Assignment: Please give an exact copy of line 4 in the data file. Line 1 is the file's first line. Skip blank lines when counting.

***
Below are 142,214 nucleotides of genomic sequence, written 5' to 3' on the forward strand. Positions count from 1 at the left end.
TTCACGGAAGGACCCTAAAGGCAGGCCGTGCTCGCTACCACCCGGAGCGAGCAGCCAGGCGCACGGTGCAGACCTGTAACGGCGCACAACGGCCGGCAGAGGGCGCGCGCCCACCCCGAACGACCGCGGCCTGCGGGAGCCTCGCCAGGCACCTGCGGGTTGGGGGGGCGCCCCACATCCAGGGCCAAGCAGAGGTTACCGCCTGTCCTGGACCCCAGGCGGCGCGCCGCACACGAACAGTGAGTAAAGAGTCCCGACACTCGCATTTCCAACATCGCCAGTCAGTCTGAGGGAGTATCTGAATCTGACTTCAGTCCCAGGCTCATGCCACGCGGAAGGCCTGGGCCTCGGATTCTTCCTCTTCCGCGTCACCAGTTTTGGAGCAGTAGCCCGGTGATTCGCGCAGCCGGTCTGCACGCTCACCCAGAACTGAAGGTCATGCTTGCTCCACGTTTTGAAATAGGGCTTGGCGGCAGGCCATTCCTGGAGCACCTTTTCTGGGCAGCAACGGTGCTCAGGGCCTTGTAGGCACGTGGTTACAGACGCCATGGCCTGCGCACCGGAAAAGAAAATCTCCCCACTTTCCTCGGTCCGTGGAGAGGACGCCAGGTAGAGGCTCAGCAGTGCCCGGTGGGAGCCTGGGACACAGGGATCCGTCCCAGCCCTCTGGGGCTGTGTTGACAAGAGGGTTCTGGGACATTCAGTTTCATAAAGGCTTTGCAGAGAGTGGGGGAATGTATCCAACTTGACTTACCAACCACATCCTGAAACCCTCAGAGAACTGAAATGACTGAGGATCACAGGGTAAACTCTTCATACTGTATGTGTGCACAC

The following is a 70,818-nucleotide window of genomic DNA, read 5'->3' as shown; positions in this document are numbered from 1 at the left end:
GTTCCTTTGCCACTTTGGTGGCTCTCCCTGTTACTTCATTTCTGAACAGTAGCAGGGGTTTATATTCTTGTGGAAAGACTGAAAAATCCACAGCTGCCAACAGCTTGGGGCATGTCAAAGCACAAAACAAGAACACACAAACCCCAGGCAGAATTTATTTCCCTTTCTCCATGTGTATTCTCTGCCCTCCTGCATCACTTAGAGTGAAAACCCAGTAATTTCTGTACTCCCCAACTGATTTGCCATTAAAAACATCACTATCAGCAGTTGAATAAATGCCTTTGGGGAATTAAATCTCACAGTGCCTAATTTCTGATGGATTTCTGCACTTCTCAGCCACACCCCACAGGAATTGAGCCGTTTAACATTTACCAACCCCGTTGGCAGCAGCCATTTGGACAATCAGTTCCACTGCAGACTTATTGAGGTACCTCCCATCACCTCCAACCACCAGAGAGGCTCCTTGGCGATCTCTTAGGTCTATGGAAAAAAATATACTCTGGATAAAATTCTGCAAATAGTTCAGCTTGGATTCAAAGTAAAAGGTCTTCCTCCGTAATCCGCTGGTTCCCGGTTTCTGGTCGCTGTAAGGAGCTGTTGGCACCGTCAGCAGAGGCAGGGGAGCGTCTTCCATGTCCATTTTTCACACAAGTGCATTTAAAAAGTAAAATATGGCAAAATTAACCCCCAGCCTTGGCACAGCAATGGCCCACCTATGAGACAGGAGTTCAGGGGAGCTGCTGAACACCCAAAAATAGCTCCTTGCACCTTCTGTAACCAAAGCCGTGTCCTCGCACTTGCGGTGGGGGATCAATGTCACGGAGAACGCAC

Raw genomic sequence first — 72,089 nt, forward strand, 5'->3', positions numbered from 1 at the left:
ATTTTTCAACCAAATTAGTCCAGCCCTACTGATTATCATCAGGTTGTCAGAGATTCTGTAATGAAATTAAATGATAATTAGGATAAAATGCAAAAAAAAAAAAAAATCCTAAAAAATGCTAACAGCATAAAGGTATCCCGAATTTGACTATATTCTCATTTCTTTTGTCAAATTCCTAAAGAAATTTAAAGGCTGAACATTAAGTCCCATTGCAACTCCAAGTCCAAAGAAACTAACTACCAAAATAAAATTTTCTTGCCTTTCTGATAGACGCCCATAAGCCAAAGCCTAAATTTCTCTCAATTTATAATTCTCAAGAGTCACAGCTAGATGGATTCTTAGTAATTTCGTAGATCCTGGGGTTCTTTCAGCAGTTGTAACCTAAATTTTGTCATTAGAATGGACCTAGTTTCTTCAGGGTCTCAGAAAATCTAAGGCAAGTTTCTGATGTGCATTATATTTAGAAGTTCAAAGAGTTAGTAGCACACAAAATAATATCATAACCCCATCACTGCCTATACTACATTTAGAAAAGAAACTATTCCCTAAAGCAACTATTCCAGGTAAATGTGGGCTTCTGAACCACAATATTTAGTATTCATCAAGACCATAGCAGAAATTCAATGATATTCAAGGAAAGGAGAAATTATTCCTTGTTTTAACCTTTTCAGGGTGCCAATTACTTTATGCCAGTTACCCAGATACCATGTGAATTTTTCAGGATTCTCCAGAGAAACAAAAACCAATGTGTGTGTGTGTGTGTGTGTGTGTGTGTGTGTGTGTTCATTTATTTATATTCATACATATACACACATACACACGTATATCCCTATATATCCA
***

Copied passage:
GTTCCTTTGCCACTTTGGTGGCTCTCCCTGTTACTTCATTTCTGAACAGTAGCAGGGGTTTATATTCTTGTGGAAAGACTGAAAAATCCACAGCTGCCAACAGCTTGGGGCATGTCAAAGCACAAAACAAGAACACACAAACCCCAGGCAGAATTTATTTCCCTTTCTCCATGTGTATTCTCTGCCCTCCTGCATCACTTAGAGTGAAAACCCAGTAATTTCTGTACTCCCCAACTGATTTGCCATTAAAAACATCACTATCAGCAGTTGAATAAATGCCTTTGGGGAATTAAATCTCACAGTGCCTAATTTCTGATGGATTTCTGCACTTCTCAGCCACACCCCACAGGAATTGAGCCGTTTAACATTTACCAACCCCGTTGGCAGCAGCCATTTGGACAATCAGTTCCACTGCAGACTTATTGAGGTACCTCCCATCACCTCCAACCACCAGAGAGGCTCCTTGGCGATCTCTTAGGTCTATGGAAAAAAATATACTCTGGATAAAATTCTGCAAATAGTTCAGCTTGGATTCAAAGTAAAAGGTCTTCCTCCGTAATCCGCTGGTTCCCGGTTTCTGGTCGCTGTAAGGAGCTGTTGGCACCGTCAGCAGAGGCAGGGGAGCGTCTTCCATGTCCATTTTTCACACAAGTGCATTTAAAAAGTAAAATATGGCAAAATTAACCCCCAGCCTTGGCACAGCAATGGCCCACCTATGAGACAGGAGTTCAGGGGAGCTGCTGAACACCCAAAAATAGCTCCTTGCACCTTCTGTAACCAAAGCCGTGTCCTCGCACTTGCGGTGGGGGATCAATGTCACGGAGAACGCAC